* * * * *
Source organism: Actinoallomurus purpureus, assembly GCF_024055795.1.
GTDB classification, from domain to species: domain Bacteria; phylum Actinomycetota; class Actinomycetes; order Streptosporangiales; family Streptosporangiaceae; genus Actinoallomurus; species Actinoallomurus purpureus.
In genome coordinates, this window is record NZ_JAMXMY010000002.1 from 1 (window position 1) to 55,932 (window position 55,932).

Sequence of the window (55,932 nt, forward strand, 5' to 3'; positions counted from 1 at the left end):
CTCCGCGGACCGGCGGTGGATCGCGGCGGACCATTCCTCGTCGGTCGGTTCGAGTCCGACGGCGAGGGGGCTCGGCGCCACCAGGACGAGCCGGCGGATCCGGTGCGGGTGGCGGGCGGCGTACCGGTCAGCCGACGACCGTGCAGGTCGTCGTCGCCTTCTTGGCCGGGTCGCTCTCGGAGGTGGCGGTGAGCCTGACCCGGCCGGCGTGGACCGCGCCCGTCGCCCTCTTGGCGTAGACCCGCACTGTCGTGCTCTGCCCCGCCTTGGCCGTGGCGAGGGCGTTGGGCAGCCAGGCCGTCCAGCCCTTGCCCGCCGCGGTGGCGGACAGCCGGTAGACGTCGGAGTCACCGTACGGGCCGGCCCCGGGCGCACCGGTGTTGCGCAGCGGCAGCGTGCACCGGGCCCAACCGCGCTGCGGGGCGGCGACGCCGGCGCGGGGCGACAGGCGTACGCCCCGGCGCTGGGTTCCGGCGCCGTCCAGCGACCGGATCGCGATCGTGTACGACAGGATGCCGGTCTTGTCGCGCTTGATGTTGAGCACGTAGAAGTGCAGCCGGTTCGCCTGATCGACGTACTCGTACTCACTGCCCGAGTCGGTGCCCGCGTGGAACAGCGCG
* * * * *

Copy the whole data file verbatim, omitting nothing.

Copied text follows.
Source organism: Actinoallomurus purpureus, assembly GCF_024055795.1.
GTDB classification, from domain to species: domain Bacteria; phylum Actinomycetota; class Actinomycetes; order Streptosporangiales; family Streptosporangiaceae; genus Actinoallomurus; species Actinoallomurus purpureus.
In genome coordinates, this window is record NZ_JAMXMY010000002.1 from 1 (window position 1) to 55,932 (window position 55,932).

Sequence of the window (55,932 nt, forward strand, 5' to 3'; positions counted from 1 at the left end):
CTCCGCGGACCGGCGGTGGATCGCGGCGGACCATTCCTCGTCGGTCGGTTCGAGTCCGACGGCGAGGGGGCTCGGCGCCACCAGGACGAGCCGGCGGATCCGGTGCGGGTGGCGGGCGGCGTACCGGTCAGCCGACGACCGTGCAGGTCGTCGTCGCCTTCTTGGCCGGGTCGCTCTCGGAGGTGGCGGTGAGCCTGACCCGGCCGGCGTGGACCGCGCCCGTCGCCCTCTTGGCGTAGACCCGCACTGTCGTGCTCTGCCCCGCCTTGGCCGTGGCGAGGGCGTTGGGCAGCCAGGCCGTCCAGCCCTTGCCCGCCGCGGTGGCGGACAGCCGGTAGACGTCGGAGTCACCGTACGGGCCGGCCCCGGGCGCACCGGTGTTGCGCAGCGGCAGCGTGCACCGGGCCCAACCGCGCTGCGGGGCGGCGACGCCGGCGCGGGGCGACAGGCGTACGCCCCGGCGCTGGGTTCCGGCGCCGTCCAGCGACCGGATCGCGATCGTGTACGACAGGATGCCGGTCTTGTCGCGCTTGATGTTGAGCACGTAGAAGTGCAGCCGGTTCGCCTGATCGACGTACTCGTACTCACTGCCCGAGTCGGTGCCCGCGTGGAACAGCGCG